Kids chased after hundreds of colorful balloons. More than 300 children and community members lolled on the grass, ate barbecue and danced a round dance during this community’s first outdoor festival of the year. The event looked like a typical small town celebration but took on an ominous tone when it was time for the speeches. The presenters had come to discuss a deadly subject: meth addiction.
This gathering was the Four Directions Meth Awareness Run and Rally coordinated by the Rosebud Sioux Tribe’s Meth Initiative program.
Some of the presenters were nervous, and their anxiety was clearly more than stage-fright. Some of them, still tweaking from long-term meth use, approached the microphone gingerly, and shifted nervously from foot to foot as they spoke. The most anxious speakers, who sweated and fumbled, were those who’d been court-ordered to publicly announce their meth addiction as part of their plea agreements in tribal court. The tribe has to deal with so many meth-related arrests that it employs a part-time prosecutor who deals only with these cases.
Others, who’d been sober for a long time, were clear-eyed and calm as they talked about the havoc meth had wrought in their lives. They spoke of the blessings of sobriety and the gratitude they felt about having their lives and loved ones back.
All of the presenters, however, shared the same message: meth, no matter how it is used, will eventually kill you.
Unfortunately, there is no magic cure. Despite the Rosebud Sioux tribe’s’ best efforts to offer meth specific treatment programs both inside jail and out, addicts have a high relapse rate.
Despite the low success rate, the tribe is committed to offering recovery options to its members. They are determined to fight the meth epidemic plaguing this small community in every way possible. Ed Purcell, director of the tribe’s Alcohol and Drug Treatment Meth Unit, said, “The treatment we offer is currently the best evidence based intervention available.”
The Run and Rally was the latest in the tribe’s ongoing battle to save their community. Several speakers later met with ICTMN and shared their stories, providing a deeper look at the harrowing struggle to recover from meth.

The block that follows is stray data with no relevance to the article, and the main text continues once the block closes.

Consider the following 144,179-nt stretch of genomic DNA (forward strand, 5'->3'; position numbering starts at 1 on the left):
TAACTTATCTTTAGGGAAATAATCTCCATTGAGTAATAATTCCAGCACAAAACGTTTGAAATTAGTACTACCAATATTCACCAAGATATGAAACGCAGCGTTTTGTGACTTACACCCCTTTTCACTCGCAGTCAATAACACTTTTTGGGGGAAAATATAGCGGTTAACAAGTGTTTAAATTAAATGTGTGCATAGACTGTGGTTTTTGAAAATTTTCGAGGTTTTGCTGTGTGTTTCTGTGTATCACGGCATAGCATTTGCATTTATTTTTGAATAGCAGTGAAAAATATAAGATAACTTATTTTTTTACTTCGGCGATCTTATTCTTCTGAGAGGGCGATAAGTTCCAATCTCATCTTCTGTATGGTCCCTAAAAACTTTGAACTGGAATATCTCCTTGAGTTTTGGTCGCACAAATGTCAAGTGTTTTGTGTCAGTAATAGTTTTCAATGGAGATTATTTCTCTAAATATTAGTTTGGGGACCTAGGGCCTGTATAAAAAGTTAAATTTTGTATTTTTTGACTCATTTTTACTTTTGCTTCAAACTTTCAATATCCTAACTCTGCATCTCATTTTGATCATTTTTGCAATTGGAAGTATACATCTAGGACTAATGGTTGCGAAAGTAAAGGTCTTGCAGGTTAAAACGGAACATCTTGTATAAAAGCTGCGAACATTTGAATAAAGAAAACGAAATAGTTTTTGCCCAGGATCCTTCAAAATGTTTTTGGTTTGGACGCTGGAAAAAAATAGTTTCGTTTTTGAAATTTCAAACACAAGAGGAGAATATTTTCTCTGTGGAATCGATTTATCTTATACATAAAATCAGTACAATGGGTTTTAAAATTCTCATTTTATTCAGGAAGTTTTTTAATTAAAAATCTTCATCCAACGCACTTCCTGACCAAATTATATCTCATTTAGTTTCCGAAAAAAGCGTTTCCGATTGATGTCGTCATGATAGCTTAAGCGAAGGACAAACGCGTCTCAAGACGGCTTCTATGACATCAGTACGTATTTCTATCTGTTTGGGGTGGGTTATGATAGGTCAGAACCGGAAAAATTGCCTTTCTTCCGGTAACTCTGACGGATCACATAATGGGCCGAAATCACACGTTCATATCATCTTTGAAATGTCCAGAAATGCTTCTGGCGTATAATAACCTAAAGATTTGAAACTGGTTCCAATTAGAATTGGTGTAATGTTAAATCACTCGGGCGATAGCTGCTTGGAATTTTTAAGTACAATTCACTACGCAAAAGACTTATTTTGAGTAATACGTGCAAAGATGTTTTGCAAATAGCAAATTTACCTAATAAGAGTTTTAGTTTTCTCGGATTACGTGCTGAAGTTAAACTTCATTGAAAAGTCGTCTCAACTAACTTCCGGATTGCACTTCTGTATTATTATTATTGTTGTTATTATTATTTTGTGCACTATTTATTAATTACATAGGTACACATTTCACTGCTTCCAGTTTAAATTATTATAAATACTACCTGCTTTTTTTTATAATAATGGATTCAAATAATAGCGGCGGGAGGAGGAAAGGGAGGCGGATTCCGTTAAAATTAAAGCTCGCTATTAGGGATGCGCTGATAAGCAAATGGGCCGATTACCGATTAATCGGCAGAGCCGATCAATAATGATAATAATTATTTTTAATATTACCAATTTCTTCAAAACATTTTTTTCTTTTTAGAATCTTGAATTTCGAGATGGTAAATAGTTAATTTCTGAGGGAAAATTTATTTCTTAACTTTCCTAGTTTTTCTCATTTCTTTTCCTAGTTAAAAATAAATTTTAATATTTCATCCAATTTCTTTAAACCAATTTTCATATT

Eldon, 32, and his wife Chassity, 30, did not volunteer to announce their meth addiction before that crowd at the Run and Rally; they did so as part of their plea agreements. Their two youngest children, ages 3 and 8 tugged at them as they spoke.
Later, back at their home in Two Strike, Chassity said, “I’ve never done this before but I wanted to tell my story because I don’t want to live that life no more,” her voice breaking as she cried. “I’m sorry, but I want to cry all the time.”
Chassity sat tensely on a rough bench in the kitchen before a wall covered with an enormous, dream-like, handpainted mural of an eagle, its wings outspread.
Eldon perched nervously nearby on the kitchen windowsill. The bright sun streamed in behind him, outlining his thin frame.
Chassity and Eldon met over 15 years ago, when they were both in junior high. They spoke fondly of those days and the years following when they married, had three children. They had a house of their own and Eldon had a job, until meth took it all.
“We gave up our home, everything because of meth. We were homeless,” Eldon said.
They are now staying with Chassity’s sister.
Both of them said they have been sober since January, and were recently released from the Rosebud Adult Correctional Facility, where they underwent treatment for meth addiction. Chassity spoke of the daily struggle of staying sober, her anxiety and her bouts of inexplicable anger. Holding her arms tightly around herself, she apologized for the disjointed nature of her story. “I’m sorry, I’m all over the place; I’m so anxious and nervous, I don’t feel good,” she said.
The skin over her elegant Lakota features was stretched tightly across her face as her eyes darted around the room. “They say that meth is made using human sacrifices,” she said. “It’s evil; you can see evil spirits.”
The couple’s story jumped quickly from gratitude for still having custody of their children and a place to live to anger and resentment. “My eldest girl, 13 is mad at me. When we got out of jail she said, ‘Mom, where were you when I needed you?’” Chassity paused, then added, “I don’t know what she meant by that.”
Her youngest child, a three-year-old boy, entered the room. He nuzzled his face, framed by shiny black hair, deeply under his mother’s arm. He raised her shirt as though to nurse but instead buried his hand in the soft flesh of her belly and closed his eyes.
For a few seconds, the room was quiet.
“Our family hasn’t walked away from us; they believe we can overcome this addiction,” Chassity said.
“We got no phone, no car. We walk everywhere,” she said.
Sometimes Chassity and Eldon walk six miles to the nearest town of St. Francis for sporadic day work.
They maintained that the added demands of their court-ordered plea agreements to seek recovery are nearly impossible to meet. Chassity said that after walking round trip from St. Francis and working, she is often too tired to participate in optional recovery meetings or programs miles away.
They have both agreed to complete several months of treatment outside of jail. Chassity, however, worried about what will happen to her children when they leave for the court-ordered six-month residential treatment program.